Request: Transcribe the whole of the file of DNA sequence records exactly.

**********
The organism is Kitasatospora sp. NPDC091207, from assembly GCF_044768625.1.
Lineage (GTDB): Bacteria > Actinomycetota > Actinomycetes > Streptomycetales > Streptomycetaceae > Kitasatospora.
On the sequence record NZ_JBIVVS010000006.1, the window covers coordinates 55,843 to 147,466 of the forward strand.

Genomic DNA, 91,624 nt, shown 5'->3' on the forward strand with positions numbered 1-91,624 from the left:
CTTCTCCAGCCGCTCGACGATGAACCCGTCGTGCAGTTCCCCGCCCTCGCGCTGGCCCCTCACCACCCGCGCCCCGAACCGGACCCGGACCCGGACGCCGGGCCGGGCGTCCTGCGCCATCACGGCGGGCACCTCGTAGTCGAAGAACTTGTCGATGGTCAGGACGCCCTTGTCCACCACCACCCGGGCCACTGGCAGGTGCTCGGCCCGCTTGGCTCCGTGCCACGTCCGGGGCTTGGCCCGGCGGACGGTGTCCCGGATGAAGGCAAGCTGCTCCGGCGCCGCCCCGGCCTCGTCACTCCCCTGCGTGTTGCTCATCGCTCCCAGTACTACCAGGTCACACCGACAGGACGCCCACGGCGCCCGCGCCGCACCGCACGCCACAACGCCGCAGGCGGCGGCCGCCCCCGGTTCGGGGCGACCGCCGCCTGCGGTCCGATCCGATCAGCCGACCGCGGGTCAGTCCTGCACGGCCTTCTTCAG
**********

The organism is Kitasatospora sp. NPDC091207, from assembly GCF_044768625.1.
Lineage (GTDB): Bacteria > Actinomycetota > Actinomycetes > Streptomycetales > Streptomycetaceae > Kitasatospora.
On the sequence record NZ_JBIVVS010000006.1, the window covers coordinates 55,843 to 147,466 of the forward strand.

Genomic DNA, 91,624 nt, shown 5'->3' on the forward strand with positions numbered 1-91,624 from the left:
CTTCTCCAGCCGCTCGACGATGAACCCGTCGTGCAGTTCCCCGCCCTCGCGCTGGCCCCTCACCACCCGCGCCCCGAACCGGACCCGGACCCGGACGCCGGGCCGGGCGTCCTGCGCCATCACGGCGGGCACCTCGTAGTCGAAGAACTTGTCGATGGTCAGGACGCCCTTGTCCACCACCACCCGGGCCACTGGCAGGTGCTCGGCCCGCTTGGCTCCGTGCCACGTCCGGGGCTTGGCCCGGCGGACGGTGTCCCGGATGAAGGCAAGCTGCTCCGGCGCCGCCCCGGCCTCGTCACTCCCCTGCGTGTTGCTCATCGCTCCCAGTACTACCAGGTCACACCGACAGGACGCCCACGGCGCCCGCGCCGCACCGCACGCCACAACGCCGCAGGCGGCGGCCGCCCCCGGTTCGGGGCGACCGCCGCCTGCGGTCCGATCCGATCAGCCGACCGCGGGTCAGTCCTGCACGGCCTTCTTCAG